ACTION TO MEET GLOBAL GOALS STARTS IN RURAL AREAS
Today we stand at a critical juncture – historic progress in reducing hunger has stalled and the successes of recent decades are being reversed. At the same time, poverty remains stubbornly entrenched in some areas, and inequality is rising. This cannot be allowed to continue.
While the number of people living in extreme poverty fell from nearly 2 billion in 1990 to 736 million in 2015, and hunger declined for decades, the poorest and most marginalized people continue to be left behind. More than 820 million people go hungry every day, and the wealth gap is widening.
At the same time, climate change is an existential threat to our food systems, and food is our most basic need. The frequency and intensity of extreme weather events continues to increase, and the costs of these disasters are spiralling. Rural people, especially small-scale farmers, are among those suffering most. Up to 1 billion people could be forced to migrate because of environmental pressures. Rising hunger is also linked to conflict, fragility and economic slowdowns. The growing cost of humanitarian aid points to the need for longer-term investments and solutions.
While these challenges are daunting, we also have a historic opportunity to reignite progress towards the elimination of extreme poverty and hunger (Sustainable Development Goals 1 and 2). Official development assistance for food security has hovered at 6 per cent of total assistance for 20 years. We can, and we must, do more – not just with more funding but with new partnerships, new instruments, better models and more inclusive approaches.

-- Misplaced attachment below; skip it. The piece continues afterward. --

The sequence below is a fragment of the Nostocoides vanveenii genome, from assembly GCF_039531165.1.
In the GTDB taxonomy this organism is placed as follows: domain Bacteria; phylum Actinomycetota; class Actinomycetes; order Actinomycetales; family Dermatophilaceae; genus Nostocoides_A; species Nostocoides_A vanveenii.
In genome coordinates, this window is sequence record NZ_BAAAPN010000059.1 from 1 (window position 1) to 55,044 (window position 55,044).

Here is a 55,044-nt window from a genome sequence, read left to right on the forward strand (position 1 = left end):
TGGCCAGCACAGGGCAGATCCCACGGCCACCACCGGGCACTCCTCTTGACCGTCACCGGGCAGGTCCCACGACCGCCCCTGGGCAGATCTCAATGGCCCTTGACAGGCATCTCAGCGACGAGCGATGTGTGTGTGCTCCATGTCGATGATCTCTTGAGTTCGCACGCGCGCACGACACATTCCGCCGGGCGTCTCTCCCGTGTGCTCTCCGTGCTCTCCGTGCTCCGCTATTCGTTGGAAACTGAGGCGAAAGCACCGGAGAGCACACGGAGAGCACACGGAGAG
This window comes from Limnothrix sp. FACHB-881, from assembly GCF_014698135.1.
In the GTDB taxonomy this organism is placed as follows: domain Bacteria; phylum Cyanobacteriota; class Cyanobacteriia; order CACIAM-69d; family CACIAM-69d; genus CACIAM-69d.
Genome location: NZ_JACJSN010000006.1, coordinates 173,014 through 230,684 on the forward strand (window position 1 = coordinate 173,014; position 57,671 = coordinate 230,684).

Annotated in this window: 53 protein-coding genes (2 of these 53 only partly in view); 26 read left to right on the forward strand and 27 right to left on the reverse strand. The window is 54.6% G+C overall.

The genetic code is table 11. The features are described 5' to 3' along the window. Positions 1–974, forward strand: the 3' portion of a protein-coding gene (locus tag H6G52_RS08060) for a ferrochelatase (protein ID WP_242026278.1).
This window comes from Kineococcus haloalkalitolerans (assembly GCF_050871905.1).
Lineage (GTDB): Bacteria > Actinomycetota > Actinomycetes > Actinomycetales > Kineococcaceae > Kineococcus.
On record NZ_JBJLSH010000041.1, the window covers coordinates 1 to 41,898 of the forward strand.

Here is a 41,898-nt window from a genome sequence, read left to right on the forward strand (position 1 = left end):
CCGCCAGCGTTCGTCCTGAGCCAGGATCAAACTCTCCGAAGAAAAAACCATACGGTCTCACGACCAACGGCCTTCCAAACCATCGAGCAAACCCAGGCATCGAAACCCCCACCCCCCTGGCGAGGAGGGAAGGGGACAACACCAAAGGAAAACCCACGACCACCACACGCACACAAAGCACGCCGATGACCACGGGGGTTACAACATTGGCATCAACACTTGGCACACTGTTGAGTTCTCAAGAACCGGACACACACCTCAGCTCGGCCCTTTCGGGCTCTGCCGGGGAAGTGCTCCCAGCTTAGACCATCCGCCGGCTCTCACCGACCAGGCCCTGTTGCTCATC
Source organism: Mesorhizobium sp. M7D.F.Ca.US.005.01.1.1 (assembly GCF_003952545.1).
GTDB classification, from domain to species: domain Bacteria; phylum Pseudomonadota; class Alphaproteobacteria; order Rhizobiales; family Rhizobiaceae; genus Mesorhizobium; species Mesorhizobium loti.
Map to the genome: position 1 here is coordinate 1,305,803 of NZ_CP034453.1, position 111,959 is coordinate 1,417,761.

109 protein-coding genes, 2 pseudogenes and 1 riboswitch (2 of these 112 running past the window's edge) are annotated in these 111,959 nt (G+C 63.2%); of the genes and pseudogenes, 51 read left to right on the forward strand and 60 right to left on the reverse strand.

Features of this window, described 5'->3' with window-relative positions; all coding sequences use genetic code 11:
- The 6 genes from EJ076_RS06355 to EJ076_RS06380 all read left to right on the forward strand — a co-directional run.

Poverty, hunger and inequality can strike anywhere but they are concentrated in rural areas, where most of world’s poorest and hungry people live. That’s why the road to the SDGs runs through rural areas.
Rural people bear the brunt of these challenges yet they are also essential partners in the solutions. An estimated 63 per cent of the world’s poor people work in agriculture, the overwhelming majority on small farms. Small-scale farmers produce 50 per cent of all food calories on 30 per cent of the world’s agricultural land. Rural development with agriculture at its centre can radiate prosperity through communities and societies. Prosperous small farms can not only provide food but can also create jobs, and raise demand for locally produced goods and services. This in turn spurs opportunity, economic growth and more stable societies.
In fact, economic growth in agriculture is two to three times more effective at reducing poverty and food insecurity than growth generated in other sectors. To meet the global goals of ending extreme poverty and hunger requires stepping up targeted investment in rural areas.